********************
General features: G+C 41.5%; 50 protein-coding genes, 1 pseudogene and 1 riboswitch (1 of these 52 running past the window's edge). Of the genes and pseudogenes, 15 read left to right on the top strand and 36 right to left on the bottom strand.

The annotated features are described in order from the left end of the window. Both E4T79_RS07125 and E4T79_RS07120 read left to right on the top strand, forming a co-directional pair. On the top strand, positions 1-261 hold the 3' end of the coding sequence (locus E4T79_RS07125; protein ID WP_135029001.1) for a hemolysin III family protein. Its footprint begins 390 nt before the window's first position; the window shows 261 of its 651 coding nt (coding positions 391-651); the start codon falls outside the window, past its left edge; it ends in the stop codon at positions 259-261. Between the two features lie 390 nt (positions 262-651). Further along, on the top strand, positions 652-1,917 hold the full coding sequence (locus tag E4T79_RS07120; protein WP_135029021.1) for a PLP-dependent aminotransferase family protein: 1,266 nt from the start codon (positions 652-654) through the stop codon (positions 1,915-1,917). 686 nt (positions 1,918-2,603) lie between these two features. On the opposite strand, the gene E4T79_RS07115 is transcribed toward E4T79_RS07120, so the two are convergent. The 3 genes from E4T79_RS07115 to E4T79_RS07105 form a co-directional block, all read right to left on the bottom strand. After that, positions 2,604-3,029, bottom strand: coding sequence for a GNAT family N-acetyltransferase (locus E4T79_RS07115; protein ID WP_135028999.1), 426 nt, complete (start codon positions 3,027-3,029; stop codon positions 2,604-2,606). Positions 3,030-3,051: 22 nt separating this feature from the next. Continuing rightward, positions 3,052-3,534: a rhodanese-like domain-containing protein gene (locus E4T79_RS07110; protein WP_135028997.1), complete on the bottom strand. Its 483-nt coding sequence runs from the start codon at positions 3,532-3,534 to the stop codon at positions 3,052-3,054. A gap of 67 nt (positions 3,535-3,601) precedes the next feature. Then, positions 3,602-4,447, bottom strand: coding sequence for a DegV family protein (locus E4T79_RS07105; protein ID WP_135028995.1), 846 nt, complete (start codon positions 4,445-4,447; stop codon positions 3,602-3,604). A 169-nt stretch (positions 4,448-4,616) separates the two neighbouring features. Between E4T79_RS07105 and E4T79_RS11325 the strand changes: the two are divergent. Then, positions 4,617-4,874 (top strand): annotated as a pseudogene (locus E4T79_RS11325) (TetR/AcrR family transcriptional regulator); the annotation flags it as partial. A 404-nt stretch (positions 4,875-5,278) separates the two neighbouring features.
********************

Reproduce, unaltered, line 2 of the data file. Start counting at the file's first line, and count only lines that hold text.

The annotated features are described in order from the left end of the window. Both E4T79_RS07125 and E4T79_RS07120 read left to right on the top strand, forming a co-directional pair. On the top strand, positions 1-261 hold the 3' end of the coding sequence (locus E4T79_RS07125; protein ID WP_135029001.1) for a hemolysin III family protein. Its footprint begins 390 nt before the window's first position; the window shows 261 of its 651 coding nt (coding positions 391-651); the start codon falls outside the window, past its left edge; it ends in the stop codon at positions 259-261. Between the two features lie 390 nt (positions 262-651). Further along, on the top strand, positions 652-1,917 hold the full coding sequence (locus tag E4T79_RS07120; protein WP_135029021.1) for a PLP-dependent aminotransferase family protein: 1,266 nt from the start codon (positions 652-654) through the stop codon (positions 1,915-1,917). 686 nt (positions 1,918-2,603) lie between these two features. On the opposite strand, the gene E4T79_RS07115 is transcribed toward E4T79_RS07120, so the two are convergent. The 3 genes from E4T79_RS07115 to E4T79_RS07105 form a co-directional block, all read right to left on the bottom strand. After that, positions 2,604-3,029, bottom strand: coding sequence for a GNAT family N-acetyltransferase (locus E4T79_RS07115; protein ID WP_135028999.1), 426 nt, complete (start codon positions 3,027-3,029; stop codon positions 2,604-2,606). Positions 3,030-3,051: 22 nt separating this feature from the next. Continuing rightward, positions 3,052-3,534: a rhodanese-like domain-containing protein gene (locus E4T79_RS07110; protein WP_135028997.1), complete on the bottom strand. Its 483-nt coding sequence runs from the start codon at positions 3,532-3,534 to the stop codon at positions 3,052-3,054. A gap of 67 nt (positions 3,535-3,601) precedes the next feature. Then, positions 3,602-4,447, bottom strand: coding sequence for a DegV family protein (locus E4T79_RS07105; protein ID WP_135028995.1), 846 nt, complete (start codon positions 4,445-4,447; stop codon positions 3,602-3,604). A 169-nt stretch (positions 4,448-4,616) separates the two neighbouring features. Between E4T79_RS07105 and E4T79_RS11325 the strand changes: the two are divergent. Then, positions 4,617-4,874 (top strand): annotated as a pseudogene (locus E4T79_RS11325) (TetR/AcrR family transcriptional regulator); the annotation flags it as partial. A 404-nt stretch (positions 4,875-5,278) separates the two neighbouring features.